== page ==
The sequence of events by the injection of the phage nucleic acid and release of newly synthesized virions is called the ‘replication cycle or viral multiplication’. The interval between the entry of the phage DNA into the bacterial cell and the appearance of the first infectious intracellular phage particle is known as the ‘eclipse phase’. It represents the time required for the synthesis of the phage components and their assembly into mature phage particles. The interval between the infection of a bacterial cell and the first release of infectious phage particles is known as the ‘latent period’. Immediately after the latent period, the number of phage particles released increases for a few minutes till the maximum number of daughter phages is reached. This period, during which the number of infectious phages released rises is known as the rise period.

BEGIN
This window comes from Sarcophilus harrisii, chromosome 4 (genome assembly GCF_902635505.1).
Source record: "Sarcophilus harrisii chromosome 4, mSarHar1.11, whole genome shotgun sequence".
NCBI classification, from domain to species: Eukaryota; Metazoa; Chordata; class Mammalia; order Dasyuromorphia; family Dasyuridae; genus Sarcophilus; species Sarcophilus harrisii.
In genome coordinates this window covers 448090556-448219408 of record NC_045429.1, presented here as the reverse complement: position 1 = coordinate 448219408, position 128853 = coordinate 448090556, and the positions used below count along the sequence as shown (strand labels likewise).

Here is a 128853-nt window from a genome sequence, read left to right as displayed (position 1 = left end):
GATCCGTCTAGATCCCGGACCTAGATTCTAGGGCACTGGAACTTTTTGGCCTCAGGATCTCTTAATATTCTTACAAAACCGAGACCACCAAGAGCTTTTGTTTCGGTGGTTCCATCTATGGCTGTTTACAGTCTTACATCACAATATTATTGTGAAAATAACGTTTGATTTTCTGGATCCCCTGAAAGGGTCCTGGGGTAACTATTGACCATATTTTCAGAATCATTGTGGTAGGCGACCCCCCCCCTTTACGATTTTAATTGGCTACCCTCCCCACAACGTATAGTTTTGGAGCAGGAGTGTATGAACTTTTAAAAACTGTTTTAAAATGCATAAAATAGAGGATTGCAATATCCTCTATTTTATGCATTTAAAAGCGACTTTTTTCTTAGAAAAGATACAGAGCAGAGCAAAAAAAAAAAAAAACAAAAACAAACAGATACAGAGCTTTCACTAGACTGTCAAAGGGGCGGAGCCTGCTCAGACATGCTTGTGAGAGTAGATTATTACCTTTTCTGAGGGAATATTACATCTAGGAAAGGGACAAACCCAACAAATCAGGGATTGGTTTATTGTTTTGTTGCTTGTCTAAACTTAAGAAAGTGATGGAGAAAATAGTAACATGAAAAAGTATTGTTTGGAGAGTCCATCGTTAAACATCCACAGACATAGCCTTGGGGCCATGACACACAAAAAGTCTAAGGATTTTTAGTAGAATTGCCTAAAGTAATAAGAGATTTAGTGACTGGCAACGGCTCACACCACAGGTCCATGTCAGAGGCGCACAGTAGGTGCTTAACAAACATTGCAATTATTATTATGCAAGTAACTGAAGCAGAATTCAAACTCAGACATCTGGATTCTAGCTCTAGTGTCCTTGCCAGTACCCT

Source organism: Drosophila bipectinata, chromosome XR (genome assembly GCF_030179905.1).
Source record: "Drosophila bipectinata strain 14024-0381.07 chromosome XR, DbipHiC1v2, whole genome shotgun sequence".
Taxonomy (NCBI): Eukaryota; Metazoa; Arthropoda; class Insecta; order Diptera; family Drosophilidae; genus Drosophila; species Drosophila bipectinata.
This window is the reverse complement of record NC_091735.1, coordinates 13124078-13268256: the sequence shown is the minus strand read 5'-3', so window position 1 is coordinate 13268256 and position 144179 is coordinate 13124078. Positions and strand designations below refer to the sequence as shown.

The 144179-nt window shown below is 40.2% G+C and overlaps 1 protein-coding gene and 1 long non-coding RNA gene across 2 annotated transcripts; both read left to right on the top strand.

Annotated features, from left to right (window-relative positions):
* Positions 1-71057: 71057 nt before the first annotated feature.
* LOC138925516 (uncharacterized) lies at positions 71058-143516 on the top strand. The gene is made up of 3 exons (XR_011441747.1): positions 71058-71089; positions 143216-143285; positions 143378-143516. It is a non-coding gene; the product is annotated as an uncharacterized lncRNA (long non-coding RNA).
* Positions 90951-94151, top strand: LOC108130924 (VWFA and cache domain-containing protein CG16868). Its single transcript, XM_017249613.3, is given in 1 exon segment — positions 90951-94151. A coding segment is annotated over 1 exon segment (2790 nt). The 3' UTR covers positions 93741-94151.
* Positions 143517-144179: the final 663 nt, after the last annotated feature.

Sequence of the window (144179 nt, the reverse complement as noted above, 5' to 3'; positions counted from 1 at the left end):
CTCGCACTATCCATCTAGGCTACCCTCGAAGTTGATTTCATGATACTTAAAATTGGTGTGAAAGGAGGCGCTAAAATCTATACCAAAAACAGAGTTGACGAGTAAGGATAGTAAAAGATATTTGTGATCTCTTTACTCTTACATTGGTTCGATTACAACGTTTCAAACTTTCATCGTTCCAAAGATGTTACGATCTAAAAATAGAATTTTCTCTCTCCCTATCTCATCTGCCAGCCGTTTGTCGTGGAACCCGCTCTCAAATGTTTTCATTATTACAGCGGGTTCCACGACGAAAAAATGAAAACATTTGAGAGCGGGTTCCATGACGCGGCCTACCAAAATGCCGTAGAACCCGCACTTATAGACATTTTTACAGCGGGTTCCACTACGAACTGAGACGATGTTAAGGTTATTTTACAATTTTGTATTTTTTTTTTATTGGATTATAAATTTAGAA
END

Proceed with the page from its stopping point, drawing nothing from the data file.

Temperate or avirulent or lysogenic cycle: 

In contrast to virulent phages, temperate phages don’t cause lysis of the host cell.  Following the entry into the host cell, the temperate phage nucleic acid becomes integrated with the bacterial chromosome. The integrated phage nucleic acid is known as the  ‘prophage’. The prophage behaves like a segment of the host chromosome and replicates synchronously in the bacterial cell. This is called ‘lysogeny’ and a bacterium that carries a  prophage within its genome is called a ‘lysogenic bacterium’ (Fig.2). The prophage confers certain new properties on the lysogenic bacterium. This is known as ‘lysogenic conversion’ or ‘phage conversion’. A lysogenic bacterium is resistant to reinfection by the same or related phages. This is known as ‘superinfection immunity’. 

Every time the host cell’s machinery replicates the bacterial chromosome, it also replicates the prophage DNA. The prophage remains latent within the progeny cells. However, a rare spontaneous event or the action of UV light or certain chemicals can lead to the excision of the phage DNA and initiation of the lytic cycle. This is known as ‘spontaneous induction of prophage’.

Lysogenic life cycle of a bacteriophage
Fig.2: Lysogenic life cycle of a bacteriophage